Looking at mercury use in these communities today, at first glance, the GEF projects appear to have had great success—many mercury reductions were sustainable. Portovelo continues to use much less mercury than the era before the pilot project. In Diwalwal, Philippines, continued enforcement by the government means mercury has not made a comeback there, either. However, success was not universal. Other areas of the Philippines were not as well-enforced by the government and didn't see any further reductions in mercury use post-project. In Burkina Faso, some parts of the installed machinery have broken and community members have neither the correct parts nor the expertise to repair. Furthermore, in some locations, especially Portovelo, the method used to replace mercury, cyanidation, is less than ideal. The cyanide used in this alternate process is also a poison and if not properly handled and disposed of, has human and ecosystem health implications. Studies have shown such contamination to be a problem downstream of Portovelo. Cyanidation was not promoted by GEF projects—but is a readily available alternative to miners around the world, and thus is widely used.

Indonesia UNDP GOLD program
Photo credit: Women crushing ore on Obi Island, South Halmahera Province, Indonesia. Indonesia is one of the eight countries involved in the GEF's Global Opportunities for Long-term Development of the ASGM Sector (GOLD) program. | UNDP Indonesia. PlanetGold.org

Miner formalization: early support reaps rewards

Beyond mercury reductions, the pilot projects hoped to catalyze miner formalization, by which miners were officially recognized and registered by their governments. Formalization means better regulation of miners, control of workplace conditions and trade of hazardous materials (such as mercury). It also allows miners better access to financing, a key element to facilitating the purchase of non-mercury processing equipment, which can be an expensive upfront investment. However, the projects had little success in formalization during implementation—in Philippines, a national association of small-scale miners was established, but limited miners joined during the project. In northern Peru, some miners were helped to begin the formalization process, but none achieved full formalization by the project's end.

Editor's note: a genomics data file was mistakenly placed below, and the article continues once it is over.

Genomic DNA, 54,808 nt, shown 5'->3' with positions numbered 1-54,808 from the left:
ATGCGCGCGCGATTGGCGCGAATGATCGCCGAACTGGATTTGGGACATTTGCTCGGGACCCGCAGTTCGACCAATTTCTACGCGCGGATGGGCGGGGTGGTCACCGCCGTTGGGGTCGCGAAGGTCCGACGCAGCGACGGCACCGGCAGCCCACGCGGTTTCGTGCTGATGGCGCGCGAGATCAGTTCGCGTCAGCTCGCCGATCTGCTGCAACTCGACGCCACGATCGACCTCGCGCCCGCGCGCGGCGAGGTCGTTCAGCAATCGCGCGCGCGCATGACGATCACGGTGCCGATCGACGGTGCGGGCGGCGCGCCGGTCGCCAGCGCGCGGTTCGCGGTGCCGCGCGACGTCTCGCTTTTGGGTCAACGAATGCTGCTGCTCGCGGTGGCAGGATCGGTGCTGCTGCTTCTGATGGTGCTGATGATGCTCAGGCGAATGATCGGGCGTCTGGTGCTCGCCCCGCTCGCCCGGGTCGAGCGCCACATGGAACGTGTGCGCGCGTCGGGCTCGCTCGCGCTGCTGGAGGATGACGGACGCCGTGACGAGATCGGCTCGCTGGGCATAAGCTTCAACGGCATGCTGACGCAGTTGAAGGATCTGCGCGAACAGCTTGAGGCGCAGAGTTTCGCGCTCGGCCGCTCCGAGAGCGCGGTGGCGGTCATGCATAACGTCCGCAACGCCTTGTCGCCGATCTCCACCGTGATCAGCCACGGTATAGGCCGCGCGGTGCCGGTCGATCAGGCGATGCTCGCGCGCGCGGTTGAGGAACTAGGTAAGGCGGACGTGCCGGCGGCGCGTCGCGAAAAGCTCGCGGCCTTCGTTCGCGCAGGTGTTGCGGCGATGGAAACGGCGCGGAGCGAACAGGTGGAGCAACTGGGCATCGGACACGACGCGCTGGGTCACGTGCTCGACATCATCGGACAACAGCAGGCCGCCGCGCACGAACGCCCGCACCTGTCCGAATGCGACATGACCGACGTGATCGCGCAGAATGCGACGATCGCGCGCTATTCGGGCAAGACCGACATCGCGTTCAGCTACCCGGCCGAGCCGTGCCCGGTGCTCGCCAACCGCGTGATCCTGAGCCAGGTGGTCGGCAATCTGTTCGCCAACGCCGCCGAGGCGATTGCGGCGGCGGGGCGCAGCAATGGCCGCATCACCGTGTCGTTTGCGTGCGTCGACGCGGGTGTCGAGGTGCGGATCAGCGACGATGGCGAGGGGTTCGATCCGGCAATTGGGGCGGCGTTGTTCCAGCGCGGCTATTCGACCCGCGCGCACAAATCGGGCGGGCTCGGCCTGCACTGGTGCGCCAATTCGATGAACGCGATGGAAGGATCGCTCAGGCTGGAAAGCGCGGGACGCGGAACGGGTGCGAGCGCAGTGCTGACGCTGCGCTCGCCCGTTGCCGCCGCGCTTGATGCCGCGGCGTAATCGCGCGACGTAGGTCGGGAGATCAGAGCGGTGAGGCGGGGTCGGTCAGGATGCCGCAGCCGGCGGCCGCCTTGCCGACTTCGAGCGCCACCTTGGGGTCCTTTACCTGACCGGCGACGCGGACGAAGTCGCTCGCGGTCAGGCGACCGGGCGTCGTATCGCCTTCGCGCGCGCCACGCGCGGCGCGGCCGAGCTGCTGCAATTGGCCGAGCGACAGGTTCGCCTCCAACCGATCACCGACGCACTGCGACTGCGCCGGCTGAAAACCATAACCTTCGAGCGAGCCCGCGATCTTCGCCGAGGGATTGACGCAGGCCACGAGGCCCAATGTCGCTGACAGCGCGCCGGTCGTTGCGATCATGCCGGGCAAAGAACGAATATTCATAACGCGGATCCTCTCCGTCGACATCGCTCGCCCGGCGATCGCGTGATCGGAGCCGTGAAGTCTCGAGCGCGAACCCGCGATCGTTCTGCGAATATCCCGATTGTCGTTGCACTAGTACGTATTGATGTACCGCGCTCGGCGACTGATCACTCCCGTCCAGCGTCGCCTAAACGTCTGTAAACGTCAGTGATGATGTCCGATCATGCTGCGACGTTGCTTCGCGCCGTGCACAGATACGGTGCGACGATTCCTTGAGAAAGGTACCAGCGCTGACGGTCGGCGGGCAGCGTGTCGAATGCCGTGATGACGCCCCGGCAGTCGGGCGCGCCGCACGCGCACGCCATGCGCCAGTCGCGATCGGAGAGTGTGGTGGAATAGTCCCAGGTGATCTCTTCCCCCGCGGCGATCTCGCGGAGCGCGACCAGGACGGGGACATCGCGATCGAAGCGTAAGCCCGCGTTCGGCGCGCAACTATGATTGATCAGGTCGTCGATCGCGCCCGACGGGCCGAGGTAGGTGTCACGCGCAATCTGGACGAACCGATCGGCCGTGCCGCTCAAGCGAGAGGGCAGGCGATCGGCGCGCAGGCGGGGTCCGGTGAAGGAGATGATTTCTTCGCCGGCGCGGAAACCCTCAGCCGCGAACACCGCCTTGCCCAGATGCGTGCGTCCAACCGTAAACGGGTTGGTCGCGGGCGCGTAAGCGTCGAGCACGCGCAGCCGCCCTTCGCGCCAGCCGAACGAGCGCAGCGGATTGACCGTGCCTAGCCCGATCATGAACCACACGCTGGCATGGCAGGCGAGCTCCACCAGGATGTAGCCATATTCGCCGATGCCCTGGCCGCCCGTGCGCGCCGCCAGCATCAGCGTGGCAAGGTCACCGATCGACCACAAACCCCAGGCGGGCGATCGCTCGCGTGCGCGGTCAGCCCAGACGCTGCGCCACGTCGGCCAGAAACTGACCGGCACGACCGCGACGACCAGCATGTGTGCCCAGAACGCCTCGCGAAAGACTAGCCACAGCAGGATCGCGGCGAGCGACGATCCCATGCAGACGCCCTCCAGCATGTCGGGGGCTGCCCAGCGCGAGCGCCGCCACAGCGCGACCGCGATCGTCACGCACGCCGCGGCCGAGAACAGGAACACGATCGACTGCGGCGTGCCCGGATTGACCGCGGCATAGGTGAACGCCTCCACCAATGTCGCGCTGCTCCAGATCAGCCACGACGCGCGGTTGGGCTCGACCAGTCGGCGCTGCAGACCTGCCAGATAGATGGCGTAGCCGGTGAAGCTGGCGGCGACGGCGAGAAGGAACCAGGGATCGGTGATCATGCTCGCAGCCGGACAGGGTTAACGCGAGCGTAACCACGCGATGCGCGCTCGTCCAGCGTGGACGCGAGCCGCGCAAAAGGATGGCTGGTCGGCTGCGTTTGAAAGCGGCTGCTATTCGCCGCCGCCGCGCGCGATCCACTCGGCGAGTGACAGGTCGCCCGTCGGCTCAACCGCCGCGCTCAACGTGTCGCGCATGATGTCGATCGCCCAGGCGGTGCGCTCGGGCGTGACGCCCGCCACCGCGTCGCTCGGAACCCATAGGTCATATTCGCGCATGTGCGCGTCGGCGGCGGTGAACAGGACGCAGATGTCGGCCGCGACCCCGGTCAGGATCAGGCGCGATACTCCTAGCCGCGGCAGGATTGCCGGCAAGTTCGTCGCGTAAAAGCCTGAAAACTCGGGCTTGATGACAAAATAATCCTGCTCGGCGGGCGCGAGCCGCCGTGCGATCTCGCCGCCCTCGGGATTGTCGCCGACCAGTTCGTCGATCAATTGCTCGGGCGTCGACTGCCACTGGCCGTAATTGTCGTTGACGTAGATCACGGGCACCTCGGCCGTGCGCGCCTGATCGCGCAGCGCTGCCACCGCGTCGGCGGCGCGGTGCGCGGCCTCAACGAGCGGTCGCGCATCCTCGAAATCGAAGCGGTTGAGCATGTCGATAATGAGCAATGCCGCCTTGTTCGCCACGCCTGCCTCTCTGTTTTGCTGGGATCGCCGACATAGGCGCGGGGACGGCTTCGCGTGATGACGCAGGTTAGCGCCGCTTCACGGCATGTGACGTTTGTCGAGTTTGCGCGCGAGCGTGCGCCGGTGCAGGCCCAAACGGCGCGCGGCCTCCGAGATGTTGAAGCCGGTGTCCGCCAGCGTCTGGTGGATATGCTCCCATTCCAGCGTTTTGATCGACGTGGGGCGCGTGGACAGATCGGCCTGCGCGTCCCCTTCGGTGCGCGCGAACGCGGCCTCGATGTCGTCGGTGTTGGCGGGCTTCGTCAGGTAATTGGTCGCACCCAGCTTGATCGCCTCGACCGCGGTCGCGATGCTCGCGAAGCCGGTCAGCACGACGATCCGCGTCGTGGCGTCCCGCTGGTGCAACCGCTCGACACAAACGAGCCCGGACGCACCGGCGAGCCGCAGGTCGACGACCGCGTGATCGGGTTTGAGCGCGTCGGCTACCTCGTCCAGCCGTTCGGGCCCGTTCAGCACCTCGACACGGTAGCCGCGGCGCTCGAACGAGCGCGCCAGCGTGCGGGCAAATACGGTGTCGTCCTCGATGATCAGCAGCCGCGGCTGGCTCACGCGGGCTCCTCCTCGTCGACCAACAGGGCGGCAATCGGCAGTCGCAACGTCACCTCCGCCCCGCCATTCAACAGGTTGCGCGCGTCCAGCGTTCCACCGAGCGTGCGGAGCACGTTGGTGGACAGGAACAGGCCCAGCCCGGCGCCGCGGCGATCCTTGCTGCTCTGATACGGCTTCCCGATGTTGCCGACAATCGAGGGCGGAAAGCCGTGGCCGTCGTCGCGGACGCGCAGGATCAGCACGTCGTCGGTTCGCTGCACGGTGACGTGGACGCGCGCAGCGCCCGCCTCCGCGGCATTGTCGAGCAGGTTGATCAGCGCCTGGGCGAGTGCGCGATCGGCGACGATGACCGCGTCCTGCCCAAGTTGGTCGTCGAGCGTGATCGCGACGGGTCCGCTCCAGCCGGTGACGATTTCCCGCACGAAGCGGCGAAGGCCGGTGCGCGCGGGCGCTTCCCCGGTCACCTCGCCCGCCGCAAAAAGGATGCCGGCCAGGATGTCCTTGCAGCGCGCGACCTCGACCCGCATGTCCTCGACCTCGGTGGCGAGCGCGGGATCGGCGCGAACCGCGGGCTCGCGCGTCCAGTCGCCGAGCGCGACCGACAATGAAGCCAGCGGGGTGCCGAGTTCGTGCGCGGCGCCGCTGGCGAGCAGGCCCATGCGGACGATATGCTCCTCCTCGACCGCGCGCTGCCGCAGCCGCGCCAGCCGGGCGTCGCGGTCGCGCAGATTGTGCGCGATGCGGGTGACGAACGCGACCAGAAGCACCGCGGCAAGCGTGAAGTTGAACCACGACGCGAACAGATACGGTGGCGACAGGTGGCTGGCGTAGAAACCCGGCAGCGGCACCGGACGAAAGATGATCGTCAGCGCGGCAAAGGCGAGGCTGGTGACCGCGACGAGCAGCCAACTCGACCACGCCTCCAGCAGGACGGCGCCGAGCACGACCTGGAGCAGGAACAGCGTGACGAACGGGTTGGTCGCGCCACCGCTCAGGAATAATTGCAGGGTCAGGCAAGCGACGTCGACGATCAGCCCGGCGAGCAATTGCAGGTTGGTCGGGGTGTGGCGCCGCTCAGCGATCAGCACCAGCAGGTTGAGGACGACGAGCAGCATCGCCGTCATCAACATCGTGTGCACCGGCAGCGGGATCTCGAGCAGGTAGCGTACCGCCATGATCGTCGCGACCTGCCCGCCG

However, years after completion, it is clear that the projects catalyzed formalization efforts. The Philippines association of small-scale miners has continued to grow in number of miners and in its influence on policy. Peruvian miners involved in the project have since reached full formalization and many others in their community have achieved it as well. Additionally, all the countries involved in these pilot projects have gone on to ratify the Minamata Convention, mainstreaming mercury reduction and miner formalization processes into policy, showing the lasting influence of early GEF support.

A golden opportunity to learn: planetGOLD adjusts GEF's strategy

The large planetGOLD programs today share some characteristics with their predecessors: all child projects in the GOLD program heavily feature introduction to non-mercury technologies in some of the same places—of the original five countries involved in pilot projects, only Senegal isn't involved in the GOLD program. But the programs break with past efforts too: they go beyond a simple focus on technology introduction and limited efforts on formalization. One lesson from the pilots was that miners not only lacked the capital to invest in non-mercury technologies, but they had trouble accessing traditional lending opportunities. Banks were afraid to lend to an unregulated sector which they didn't understand and lacked traditional forms of collateral (many miners don't own the land they mine on). The response of the GOLD program was to focus heavily on access to financing, not only continuing miner formalization but also educating lenders and creating new financial mechanisms specifically for miners. Additionally, planetGOLD has ramped up its collaboration and knowledge management efforts, giving opportunities for projects in neighboring countries to share experiences and trade advice, promoting a level of learning that wasn't present in the early pilots.

This post-completion evaluation of GEF's early efforts shed light on successes and consequences of the actions of those early projects that weren't clear during or even shortly after their completion. In some cases, good intentions can lead to unforeseen future problems. In others, a less than ideal result during implementation is seen as a successful catalyst in the long term. In all cases, the key is to remember the past when improving for the future.